Ahmet: 'The Death Kit Train' is more than a story of 'desperateness' or 'futility'. The ones at the back of the line push each other in spite of the fact that the number of the ones pushing the car at the front of the line will be sufficient to move the car. Now going back to the bleak title of the video; those are freight trains carrying apocalyptic giant industrial or military vehicles. Those trains could be resembled to a porter but one with more power than usual. The number of people carrying a coffin is also more than the number of people actually required to carry it. The reason for this increase in the number of people is the fact that what is carried is no longer a worldly object - it has been transformed into something different. The number of people pushing the car is also greater than needed. What I mean is that while watching the video, one first supposes that the car is moving on its own. But once we have realized that there are people pushing the car and then later come to see the ones pushing the people pushing the car, both those people pushing the car and the people pushing each other or pushed, are transformed into something much more different. As a result the action misses its goal and creates its own meaning. I mean it begins to seek a meaning (belief) of its own which is beyond its apparent goal. Just like the absurd theatre, I am trying to talk about a new opening of 'hope' by being inspired from a situation which might at first seem pessimistic. I am looking for this opening of 'hope' by being inspired from what is dejected, crestfallen, hopeless, futile or grotesque. The faith that keeps the ones pushing the car together stems from that point- seeing a collective dream in spite of everything.

Vasif: I see, but there is a problem here. In Turkish we might call it 'Olu Techizat Treni' but the English translation of the work, Death Kit Train, has two positions. It is also the title of a song and there is no way we could know that. I also would like to talk to you about your photographs. In the photographs you have made with Osman Dogu Bingol, there is a similar situation, but in those photographs, unlike the videos or the wall paintings, there is no a pre-determined situation. A fickler kind of absurdity is staged. In 'What A Lovely Day', it is imagined. I am not posing this question in order to systemize and apply it to your every work but I must say that there is a multi-layered humour, an absurdity which does not despise itself is cuts through every single work. Could you please expand on that? And I also would like to touch on this asphalt project which we are yet to materialize. Paving asphalt in the gallery, exhibiting a commuter bus fully packed with people inside in the gallery, the photographs of people sleeping in the luggage compartment of the intercity busses,and so on and so forth. What is it about this passion for the road? I would like to learn what is there aside than the immigration, the intercity and innercity travel.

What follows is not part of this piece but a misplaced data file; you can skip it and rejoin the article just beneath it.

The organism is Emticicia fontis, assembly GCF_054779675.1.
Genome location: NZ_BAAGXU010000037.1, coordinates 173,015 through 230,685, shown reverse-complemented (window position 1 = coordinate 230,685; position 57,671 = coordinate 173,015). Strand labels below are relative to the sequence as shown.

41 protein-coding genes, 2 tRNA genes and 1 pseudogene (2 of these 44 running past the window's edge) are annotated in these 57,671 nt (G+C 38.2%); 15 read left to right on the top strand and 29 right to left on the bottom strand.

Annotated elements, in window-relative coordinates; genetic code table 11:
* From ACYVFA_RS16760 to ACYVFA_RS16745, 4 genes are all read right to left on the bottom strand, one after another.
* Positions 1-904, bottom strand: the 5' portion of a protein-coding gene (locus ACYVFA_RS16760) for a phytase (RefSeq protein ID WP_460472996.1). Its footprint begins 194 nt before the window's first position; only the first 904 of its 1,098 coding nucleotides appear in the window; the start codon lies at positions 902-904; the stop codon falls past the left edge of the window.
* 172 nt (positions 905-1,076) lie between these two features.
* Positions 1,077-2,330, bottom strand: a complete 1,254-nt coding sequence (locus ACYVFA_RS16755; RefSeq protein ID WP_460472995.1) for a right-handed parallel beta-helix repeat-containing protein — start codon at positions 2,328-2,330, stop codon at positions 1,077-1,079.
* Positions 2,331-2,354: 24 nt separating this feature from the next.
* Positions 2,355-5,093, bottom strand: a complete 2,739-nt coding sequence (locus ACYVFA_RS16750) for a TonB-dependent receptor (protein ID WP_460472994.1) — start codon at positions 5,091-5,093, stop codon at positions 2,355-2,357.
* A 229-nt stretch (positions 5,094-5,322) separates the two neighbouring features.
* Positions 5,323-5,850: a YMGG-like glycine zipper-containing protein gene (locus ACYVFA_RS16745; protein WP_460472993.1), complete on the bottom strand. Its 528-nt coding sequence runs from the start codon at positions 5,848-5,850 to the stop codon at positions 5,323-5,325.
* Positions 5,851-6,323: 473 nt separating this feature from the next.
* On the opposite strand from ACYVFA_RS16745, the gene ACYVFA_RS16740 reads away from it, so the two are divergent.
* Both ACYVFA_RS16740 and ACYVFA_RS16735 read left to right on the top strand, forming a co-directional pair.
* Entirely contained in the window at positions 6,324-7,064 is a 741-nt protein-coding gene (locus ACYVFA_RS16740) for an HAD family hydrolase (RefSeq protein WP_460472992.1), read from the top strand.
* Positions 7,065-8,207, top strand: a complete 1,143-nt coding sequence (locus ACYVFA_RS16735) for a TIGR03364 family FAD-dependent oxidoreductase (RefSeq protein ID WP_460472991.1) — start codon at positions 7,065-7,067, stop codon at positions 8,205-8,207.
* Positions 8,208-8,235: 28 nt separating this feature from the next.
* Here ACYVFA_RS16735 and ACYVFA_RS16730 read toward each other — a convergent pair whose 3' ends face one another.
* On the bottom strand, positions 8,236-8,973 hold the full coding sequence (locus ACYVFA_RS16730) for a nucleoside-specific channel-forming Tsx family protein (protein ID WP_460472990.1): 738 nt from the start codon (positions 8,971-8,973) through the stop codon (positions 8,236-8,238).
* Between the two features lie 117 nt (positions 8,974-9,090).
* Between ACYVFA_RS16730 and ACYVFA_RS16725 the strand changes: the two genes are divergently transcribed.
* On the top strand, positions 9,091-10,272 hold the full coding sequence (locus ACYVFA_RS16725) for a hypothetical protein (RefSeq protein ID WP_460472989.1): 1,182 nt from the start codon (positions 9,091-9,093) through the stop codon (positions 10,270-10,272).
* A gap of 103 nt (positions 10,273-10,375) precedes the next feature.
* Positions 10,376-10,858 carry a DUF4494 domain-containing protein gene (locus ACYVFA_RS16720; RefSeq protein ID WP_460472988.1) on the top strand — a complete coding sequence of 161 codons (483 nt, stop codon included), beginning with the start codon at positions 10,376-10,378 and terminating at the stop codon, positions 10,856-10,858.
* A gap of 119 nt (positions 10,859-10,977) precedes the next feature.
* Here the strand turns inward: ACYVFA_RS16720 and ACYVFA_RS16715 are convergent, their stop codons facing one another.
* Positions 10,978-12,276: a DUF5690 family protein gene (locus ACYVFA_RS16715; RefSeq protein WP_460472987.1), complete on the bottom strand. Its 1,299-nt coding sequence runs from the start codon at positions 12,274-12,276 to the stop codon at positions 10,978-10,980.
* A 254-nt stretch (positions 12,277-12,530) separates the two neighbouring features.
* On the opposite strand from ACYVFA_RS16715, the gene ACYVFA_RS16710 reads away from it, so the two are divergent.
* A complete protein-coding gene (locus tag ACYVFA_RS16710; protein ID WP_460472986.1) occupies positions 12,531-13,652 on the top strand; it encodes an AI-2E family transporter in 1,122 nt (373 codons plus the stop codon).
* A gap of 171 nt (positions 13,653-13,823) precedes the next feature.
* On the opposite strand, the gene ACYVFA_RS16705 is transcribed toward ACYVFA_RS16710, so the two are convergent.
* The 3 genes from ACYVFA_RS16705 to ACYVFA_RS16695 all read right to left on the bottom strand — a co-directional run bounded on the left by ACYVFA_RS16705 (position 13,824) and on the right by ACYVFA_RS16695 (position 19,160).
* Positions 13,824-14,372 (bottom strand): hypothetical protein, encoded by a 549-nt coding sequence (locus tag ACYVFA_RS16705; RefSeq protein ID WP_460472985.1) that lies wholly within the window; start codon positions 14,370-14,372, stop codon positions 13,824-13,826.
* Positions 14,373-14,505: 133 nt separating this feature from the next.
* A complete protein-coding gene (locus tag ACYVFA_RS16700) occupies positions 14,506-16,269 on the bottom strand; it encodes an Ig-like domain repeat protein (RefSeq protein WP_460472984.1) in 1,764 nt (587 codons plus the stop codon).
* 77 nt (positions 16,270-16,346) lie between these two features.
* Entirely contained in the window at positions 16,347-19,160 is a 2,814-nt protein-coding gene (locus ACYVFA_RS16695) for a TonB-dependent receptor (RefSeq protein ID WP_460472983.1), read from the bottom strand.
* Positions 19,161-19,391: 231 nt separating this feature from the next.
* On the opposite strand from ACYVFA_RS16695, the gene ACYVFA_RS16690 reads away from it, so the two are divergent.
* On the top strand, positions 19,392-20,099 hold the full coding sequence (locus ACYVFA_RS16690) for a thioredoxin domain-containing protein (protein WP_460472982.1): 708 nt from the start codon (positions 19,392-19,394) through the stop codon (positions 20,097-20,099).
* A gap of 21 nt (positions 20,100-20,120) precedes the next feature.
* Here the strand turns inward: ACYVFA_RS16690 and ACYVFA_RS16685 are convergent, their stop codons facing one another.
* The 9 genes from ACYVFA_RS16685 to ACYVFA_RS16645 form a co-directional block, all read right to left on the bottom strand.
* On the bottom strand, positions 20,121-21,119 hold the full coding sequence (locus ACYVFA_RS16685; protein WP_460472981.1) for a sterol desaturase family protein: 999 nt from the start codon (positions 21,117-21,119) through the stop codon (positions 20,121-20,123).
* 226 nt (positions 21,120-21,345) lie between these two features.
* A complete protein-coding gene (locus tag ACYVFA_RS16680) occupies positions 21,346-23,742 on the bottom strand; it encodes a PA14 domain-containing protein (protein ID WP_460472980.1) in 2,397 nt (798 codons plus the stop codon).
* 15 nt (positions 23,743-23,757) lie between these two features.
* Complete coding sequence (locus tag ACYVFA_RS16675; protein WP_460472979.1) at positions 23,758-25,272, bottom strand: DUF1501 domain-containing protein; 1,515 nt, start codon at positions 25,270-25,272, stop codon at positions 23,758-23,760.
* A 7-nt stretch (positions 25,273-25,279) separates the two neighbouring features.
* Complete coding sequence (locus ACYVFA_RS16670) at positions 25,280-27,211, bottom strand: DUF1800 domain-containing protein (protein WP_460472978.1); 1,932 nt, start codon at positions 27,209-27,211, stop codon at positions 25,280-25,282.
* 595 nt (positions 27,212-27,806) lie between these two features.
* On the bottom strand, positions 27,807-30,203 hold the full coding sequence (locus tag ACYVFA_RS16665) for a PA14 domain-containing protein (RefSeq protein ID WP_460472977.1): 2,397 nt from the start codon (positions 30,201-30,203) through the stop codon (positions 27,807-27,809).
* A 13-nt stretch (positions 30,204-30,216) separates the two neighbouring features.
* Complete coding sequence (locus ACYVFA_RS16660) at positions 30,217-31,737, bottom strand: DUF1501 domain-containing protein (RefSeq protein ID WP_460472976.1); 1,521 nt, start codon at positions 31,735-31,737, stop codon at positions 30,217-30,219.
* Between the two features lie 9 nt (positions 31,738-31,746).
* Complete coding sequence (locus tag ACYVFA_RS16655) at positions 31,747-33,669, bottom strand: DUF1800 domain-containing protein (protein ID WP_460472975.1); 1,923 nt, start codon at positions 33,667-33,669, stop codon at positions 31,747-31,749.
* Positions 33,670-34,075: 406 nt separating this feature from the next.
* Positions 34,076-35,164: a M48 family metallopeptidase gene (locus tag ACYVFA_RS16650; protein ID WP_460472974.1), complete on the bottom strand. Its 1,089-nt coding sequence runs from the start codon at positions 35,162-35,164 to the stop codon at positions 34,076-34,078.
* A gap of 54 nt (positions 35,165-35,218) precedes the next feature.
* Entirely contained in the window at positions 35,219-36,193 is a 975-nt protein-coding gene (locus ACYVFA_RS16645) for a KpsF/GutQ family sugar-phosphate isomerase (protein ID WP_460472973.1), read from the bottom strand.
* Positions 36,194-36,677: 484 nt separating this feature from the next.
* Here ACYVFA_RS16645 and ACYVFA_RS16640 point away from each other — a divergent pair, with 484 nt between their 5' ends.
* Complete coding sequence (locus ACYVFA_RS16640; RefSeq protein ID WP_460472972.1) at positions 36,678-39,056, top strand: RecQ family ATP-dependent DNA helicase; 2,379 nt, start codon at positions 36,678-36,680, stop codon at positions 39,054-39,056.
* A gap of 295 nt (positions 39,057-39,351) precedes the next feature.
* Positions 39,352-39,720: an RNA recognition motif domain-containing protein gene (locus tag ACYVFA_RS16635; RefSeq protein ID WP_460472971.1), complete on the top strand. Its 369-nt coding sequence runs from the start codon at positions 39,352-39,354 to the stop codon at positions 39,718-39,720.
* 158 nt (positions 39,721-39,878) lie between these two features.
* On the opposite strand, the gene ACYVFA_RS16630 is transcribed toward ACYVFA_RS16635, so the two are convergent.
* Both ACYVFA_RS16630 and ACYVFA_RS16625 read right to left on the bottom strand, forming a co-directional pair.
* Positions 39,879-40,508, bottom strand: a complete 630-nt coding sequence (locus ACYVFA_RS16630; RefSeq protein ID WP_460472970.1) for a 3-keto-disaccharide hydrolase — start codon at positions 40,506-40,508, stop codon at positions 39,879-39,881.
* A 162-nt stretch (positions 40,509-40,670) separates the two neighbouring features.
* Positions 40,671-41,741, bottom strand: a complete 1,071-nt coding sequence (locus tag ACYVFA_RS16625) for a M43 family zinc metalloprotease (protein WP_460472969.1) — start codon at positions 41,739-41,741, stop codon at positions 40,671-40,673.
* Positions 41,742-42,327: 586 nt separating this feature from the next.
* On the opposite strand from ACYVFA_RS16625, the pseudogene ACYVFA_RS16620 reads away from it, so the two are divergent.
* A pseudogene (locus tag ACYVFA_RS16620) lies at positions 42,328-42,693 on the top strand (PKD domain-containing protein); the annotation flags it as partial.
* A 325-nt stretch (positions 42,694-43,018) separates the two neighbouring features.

Ahmet: Well, yes 'Death Kit Train' is also the name of a song by Cul De Sac. I sensed a coincidental relationship between the song itself and my video. Who knows, maybe someday one might come across the song and think about a similar analogy. But it is not essential. The passion for the land roads? Not too far in the past, only three yeas ago, I was traveling to Ankara on the Southern Express train and the train came to a sudden halt two hours after we had left from Istanbul. It was night time and outside it was snowing heavily. We had to wait there on that spot for fifteen hours. That was the longest 15 hours of my life. In Istanbul I am a commuter and travel from the Asian side of the city to the European side everyday and as I look at the traffic I think to myself 'How come we manage to make the world such a miserable place for ourselves?'. I keep asking this question to myself and now I have realized that the formula is more complicated than a simple equation of road=speed/time. What keeps my curiosity alive is the fact that I am obsessed with the answer to this question; what does distance and 'zeitgeist' mean to me? As for the asphalt, it has an institutional meaning related to the public and state. It is separated from the provincial in a definite way. It is also ideological. I mean Saudi Arabia, the country producing the greatest amount of oil in the world alone as a country, does not have asphalt paved roads at all. In my opinion the meaning of the asphalt is: 'Safe and secure ground, place defined by the state'. The reason why I want to pave asphalt on the ground of the art gallery is also about this kind of assurance apart from making it public. A kind of assurance (work) which people will not be afraid of stepping on, or maybe as a matter of fact, the existence of which might even be overlooked. Now the photographs we make with Osman Dogu Bingol. I must say that everything developed spontaneously. We had tried to create an absurd web of dialogues with our environment and each other in a manner of show of vandalism. Just like the momentary reflexes. 'What A Lovely Day' is a telepathic work. What I am referring to is not empathy. Its argument points out to a geographical mood: Potential guilt feeling. The student questioned in the video also witnesses this feeling of his. As for my other works such as the fully packed commuter bus or the students taking an exam during the opening of the exhibition at the K2 Arts Centre, they lead to an unexpected encounter.